Men Should Weep: Scotland in London

Posted on January 14th, 2011 by

By our third night in London, we were finally beginning to feel more comfortable with our surroundings. We were able to successfully navigate the new currency system, easily get from our flats to the underground or the grocery store, and smugly swipe our underground tube entrance cards without portraying the baffled and embarrassed look of the obvious tourists unable to get through the gate. We were settling in and feeling ready to deal with greater challenges. It was fitting, then, that on this night we saw a show that was a strong contrast to the previous night’s children’s musical, Oliver!—Ena Lamont Stewart’s Depression era dark comedy, Men Should Weep, challenging for both its heavy content and, more personally for us, the thick Scottish accents of the actors. This show was at England’s famous National Theatre, located in South Bank along the river Thames in the heart of London. The National Theatre, one of the most prominent in England, is renowned for well-received shows and productions. Following suit, Men Should Weep has been very critically acclaimed; it has been called superb, remarkable, and brilliant, and has received many 4 star ratings.

As I said, right from the start, this show was a greater challenge to us than other encounters in London had been because all the actors spoke with heavy Scottish accents, as the play was set in Scotland. In the Scottish dialect, vowel pronunciations especially are significantly different than in England or America. Yet as the show went on, we got more used to the dialect and the storyline was made very clear by the terrific acting, making the dialogue easier to understand.

 Written in 1947, this play is set in Glasgow, Scotland during the Great Depression. It follows the story of the Morrison family, a large, impoverished family trying to make ends meet and deal with the difficulties and changes life has given them, including an estranged daughter, a battle with Tuberculosis, an unhappy marriage between the eldest son and his sexually restless wife, and, perhaps most brooding, the lack of income from the father of the family, John. This play was staged beautifully with one of the most gloriously detailed sets I have ever seen. The set was comprised of a large doll house-like cutout of a tenement building where the audience could see into multiple levels, more than one apartment on each level, and the functioning hallway staircases. It was intricately detailed, with laundry hanging that could be raised and lowered as scenes went on, running water, and lit fires in stoves.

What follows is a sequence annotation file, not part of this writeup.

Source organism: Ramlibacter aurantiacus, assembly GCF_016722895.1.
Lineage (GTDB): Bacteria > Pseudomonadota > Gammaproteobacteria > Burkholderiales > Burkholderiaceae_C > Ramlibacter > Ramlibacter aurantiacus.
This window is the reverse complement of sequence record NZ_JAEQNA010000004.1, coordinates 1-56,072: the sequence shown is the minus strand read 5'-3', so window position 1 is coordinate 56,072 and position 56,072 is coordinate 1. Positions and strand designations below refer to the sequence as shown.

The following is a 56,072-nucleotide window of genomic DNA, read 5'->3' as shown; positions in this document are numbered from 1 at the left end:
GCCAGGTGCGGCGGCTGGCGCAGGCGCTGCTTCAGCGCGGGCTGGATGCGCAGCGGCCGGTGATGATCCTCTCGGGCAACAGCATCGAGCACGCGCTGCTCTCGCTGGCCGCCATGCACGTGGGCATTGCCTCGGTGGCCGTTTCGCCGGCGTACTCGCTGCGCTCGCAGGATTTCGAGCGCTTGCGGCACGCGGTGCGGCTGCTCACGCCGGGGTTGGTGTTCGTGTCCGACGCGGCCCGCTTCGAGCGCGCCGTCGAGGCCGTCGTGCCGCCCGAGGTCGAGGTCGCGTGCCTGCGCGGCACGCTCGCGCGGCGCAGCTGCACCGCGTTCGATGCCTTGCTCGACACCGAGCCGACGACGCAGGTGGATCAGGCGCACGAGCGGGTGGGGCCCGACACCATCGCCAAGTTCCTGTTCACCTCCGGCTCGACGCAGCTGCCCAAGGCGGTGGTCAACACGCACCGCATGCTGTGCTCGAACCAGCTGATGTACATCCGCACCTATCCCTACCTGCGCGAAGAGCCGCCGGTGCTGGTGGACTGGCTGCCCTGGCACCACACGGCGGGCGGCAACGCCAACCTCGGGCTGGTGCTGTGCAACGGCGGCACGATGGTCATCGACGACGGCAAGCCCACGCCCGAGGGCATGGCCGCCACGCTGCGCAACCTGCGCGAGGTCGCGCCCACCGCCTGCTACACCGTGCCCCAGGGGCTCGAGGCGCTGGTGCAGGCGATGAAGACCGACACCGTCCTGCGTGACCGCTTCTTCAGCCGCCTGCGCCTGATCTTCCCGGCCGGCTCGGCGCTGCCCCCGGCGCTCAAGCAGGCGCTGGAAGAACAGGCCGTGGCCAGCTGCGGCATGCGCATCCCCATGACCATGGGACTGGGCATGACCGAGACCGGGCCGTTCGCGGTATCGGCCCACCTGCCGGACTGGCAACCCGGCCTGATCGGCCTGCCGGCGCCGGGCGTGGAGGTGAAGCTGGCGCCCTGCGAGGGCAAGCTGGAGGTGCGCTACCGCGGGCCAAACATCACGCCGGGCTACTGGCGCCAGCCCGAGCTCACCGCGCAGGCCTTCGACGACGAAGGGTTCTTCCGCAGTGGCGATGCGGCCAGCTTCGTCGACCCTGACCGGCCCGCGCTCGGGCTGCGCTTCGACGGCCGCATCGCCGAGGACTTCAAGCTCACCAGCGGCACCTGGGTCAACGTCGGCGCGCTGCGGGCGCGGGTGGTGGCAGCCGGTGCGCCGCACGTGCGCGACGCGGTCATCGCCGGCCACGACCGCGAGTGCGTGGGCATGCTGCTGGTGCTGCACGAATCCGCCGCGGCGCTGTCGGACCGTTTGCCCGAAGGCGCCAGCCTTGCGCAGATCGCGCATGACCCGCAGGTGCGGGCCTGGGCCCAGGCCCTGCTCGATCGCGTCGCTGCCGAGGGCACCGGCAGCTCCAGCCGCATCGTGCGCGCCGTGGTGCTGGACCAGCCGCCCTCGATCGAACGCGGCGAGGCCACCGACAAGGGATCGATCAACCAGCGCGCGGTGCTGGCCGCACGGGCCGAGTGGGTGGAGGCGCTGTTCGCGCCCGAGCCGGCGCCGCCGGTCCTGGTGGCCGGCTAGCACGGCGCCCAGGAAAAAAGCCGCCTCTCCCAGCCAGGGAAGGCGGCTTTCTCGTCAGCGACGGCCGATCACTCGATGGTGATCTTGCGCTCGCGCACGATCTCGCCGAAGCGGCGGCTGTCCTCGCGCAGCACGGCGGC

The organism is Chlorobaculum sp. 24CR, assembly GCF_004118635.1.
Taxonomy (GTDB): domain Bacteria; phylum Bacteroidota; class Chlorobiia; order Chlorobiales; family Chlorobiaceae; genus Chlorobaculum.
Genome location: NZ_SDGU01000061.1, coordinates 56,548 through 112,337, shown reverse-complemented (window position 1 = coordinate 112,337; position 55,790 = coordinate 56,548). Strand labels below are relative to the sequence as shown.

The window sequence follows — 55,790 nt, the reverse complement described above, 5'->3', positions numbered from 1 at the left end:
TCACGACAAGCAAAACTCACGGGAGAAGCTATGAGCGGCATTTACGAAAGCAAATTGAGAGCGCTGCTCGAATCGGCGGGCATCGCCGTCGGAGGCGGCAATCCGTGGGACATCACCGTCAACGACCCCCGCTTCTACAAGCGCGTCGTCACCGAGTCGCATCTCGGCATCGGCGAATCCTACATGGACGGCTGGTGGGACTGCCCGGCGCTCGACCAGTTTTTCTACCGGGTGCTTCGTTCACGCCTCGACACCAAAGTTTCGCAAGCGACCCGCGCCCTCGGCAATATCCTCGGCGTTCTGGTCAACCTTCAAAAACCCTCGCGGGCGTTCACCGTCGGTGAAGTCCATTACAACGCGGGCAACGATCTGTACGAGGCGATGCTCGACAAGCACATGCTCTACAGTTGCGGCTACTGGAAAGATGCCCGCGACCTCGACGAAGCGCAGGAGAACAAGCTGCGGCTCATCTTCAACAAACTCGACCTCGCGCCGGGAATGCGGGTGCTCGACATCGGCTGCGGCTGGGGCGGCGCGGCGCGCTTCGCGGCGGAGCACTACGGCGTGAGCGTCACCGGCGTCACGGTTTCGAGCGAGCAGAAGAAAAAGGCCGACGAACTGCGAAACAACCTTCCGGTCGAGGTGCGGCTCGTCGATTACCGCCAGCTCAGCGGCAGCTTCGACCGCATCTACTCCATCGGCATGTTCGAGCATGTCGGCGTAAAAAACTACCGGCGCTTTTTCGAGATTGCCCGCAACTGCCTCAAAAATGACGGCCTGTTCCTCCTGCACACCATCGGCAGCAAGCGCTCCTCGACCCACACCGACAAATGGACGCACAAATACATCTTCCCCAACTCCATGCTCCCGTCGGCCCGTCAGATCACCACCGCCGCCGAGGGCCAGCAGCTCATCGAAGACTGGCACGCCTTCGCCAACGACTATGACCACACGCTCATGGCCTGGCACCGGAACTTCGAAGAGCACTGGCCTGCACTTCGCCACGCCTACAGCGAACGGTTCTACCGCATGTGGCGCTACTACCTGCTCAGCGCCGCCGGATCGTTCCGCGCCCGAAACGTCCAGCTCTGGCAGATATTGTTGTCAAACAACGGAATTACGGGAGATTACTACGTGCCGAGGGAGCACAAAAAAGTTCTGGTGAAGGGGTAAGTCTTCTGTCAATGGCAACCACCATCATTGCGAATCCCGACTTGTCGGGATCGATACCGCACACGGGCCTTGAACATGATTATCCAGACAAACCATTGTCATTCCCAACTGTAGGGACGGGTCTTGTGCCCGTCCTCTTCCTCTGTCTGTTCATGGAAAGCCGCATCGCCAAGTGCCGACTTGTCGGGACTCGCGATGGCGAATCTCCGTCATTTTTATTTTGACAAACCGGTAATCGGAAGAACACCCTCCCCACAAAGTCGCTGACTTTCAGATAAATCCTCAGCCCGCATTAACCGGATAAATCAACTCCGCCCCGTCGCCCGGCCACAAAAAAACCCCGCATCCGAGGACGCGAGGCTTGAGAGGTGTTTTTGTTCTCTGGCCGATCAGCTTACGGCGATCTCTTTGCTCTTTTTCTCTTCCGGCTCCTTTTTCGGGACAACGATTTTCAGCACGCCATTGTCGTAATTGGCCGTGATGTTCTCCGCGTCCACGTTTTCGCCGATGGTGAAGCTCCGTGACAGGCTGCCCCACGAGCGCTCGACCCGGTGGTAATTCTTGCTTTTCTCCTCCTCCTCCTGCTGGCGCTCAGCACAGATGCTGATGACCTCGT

With the cast largely made up of women, this show focused strongly on women’s perspectives on the many problems the Morrison family faced. While living in poverty, Maggie, the mother, constantly sacrificed her needs and desires for her seven children and husband, John, and allowed John to ultimately be in charge of the family. Maggie’s sister, Lily, felt as though Maggie was settling for poverty, and didn’t expect enough out of John. Jenny, the oldest daughter, simply resented her upbringing and the poverty and blamed her family for not having a greater income or giving her more opportunities in life. Each woman, although unhappy about the situations the family faced, was unable to change anything drastically until, at the end of the play, three of them joined together and opposed John to fight for what they wanted: a new home for the Morrison family.  When the women banded together and finally were able to take control over John, they made him weep with remorse and shame. This was crucial to the family’s change, because prior to that defining moment, John was the sole power of the family and, although there were of course extenuating circumstances, as the breadwinner, he ultimately kept them in poverty as the Depression went on. By taking this stand together against John, the women were able to negotiate a bit of power in a clearly male-dominated society.

This show was a striking look at love in an impoverished family and the roles of women in the poor, Scottish identity. Life wasn’t easy for the Morrison family, but they carried on with laughter and strength, largely because of Maggie’s sacrifices and spirit. This show, although dark and very heavy at times, was overall quite uplifting in the love the family shared. It was a very appealing show to many audiences; ours consisted of mainly an older crowed, who perhaps connected with the themes better than those who hadn’t experienced the era or similar times, yet there were groups younger than ours watching and appreciating the timeless themes of family love and struggle along with them. In our group, there were mixed reactions to the show, but I personally thought it was a wonderful production. Although it had a happy ending, not every problem was solved by the end of the play, making it believable enough for me. It was a entertaining, yet substantial show that I would see again.

 


2 Comments

  1. LInda Benge says:

    Nice blog/review- I wish I could see this show too. thank you for letting me live vicariously through you….

  2. Rebecca Radcliffe says:

    Thank you, Lydia, for allowing us to travel along with your beginning adventures in London. Your description of how awkward it feels to enter a new culture brought back many memories, and your rich description of the set for MEN SHOULD WEEP made me wish I could be in the audience, too. Happy trails, Rebecca Radcliffe